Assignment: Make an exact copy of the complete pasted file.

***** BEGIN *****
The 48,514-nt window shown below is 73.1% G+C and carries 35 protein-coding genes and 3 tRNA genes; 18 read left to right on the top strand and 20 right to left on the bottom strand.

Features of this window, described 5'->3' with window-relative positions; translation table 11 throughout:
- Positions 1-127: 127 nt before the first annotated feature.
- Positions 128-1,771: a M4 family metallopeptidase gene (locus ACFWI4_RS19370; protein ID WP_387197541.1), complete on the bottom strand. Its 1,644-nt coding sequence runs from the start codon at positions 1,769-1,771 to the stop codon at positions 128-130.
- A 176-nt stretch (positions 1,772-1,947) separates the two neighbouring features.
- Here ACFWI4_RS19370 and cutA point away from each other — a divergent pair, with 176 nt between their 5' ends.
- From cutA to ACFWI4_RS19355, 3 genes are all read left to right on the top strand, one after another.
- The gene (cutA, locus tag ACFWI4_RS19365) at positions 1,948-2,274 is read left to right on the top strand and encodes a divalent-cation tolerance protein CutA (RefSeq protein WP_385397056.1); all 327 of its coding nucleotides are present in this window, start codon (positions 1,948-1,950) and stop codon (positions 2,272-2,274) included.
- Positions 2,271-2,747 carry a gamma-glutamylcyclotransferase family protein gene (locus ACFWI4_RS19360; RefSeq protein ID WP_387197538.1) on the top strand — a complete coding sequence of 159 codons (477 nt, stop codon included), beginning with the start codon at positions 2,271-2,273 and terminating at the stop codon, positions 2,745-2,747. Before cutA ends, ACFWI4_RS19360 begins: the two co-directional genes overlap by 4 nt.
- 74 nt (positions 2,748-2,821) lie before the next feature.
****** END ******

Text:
The 48,514-nt window shown below is 73.1% G+C and carries 35 protein-coding genes and 3 tRNA genes; 18 read left to right on the top strand and 20 right to left on the bottom strand.

Features of this window, described 5'->3' with window-relative positions; translation table 11 throughout:
- Positions 1-127: 127 nt before the first annotated feature.
- Positions 128-1,771: a M4 family metallopeptidase gene (locus ACFWI4_RS19370; protein ID WP_387197541.1), complete on the bottom strand. Its 1,644-nt coding sequence runs from the start codon at positions 1,769-1,771 to the stop codon at positions 128-130.
- A 176-nt stretch (positions 1,772-1,947) separates the two neighbouring features.
- Here ACFWI4_RS19370 and cutA point away from each other — a divergent pair, with 176 nt between their 5' ends.
- From cutA to ACFWI4_RS19355, 3 genes are all read left to right on the top strand, one after another.
- The gene (cutA, locus tag ACFWI4_RS19365) at positions 1,948-2,274 is read left to right on the top strand and encodes a divalent-cation tolerance protein CutA (RefSeq protein WP_385397056.1); all 327 of its coding nucleotides are present in this window, start codon (positions 1,948-1,950) and stop codon (positions 2,272-2,274) included.
- Positions 2,271-2,747 carry a gamma-glutamylcyclotransferase family protein gene (locus ACFWI4_RS19360; RefSeq protein ID WP_387197538.1) on the top strand — a complete coding sequence of 159 codons (477 nt, stop codon included), beginning with the start codon at positions 2,271-2,273 and terminating at the stop codon, positions 2,745-2,747. Before cutA ends, ACFWI4_RS19360 begins: the two co-directional genes overlap by 4 nt.
- 74 nt (positions 2,748-2,821) lie before the next feature.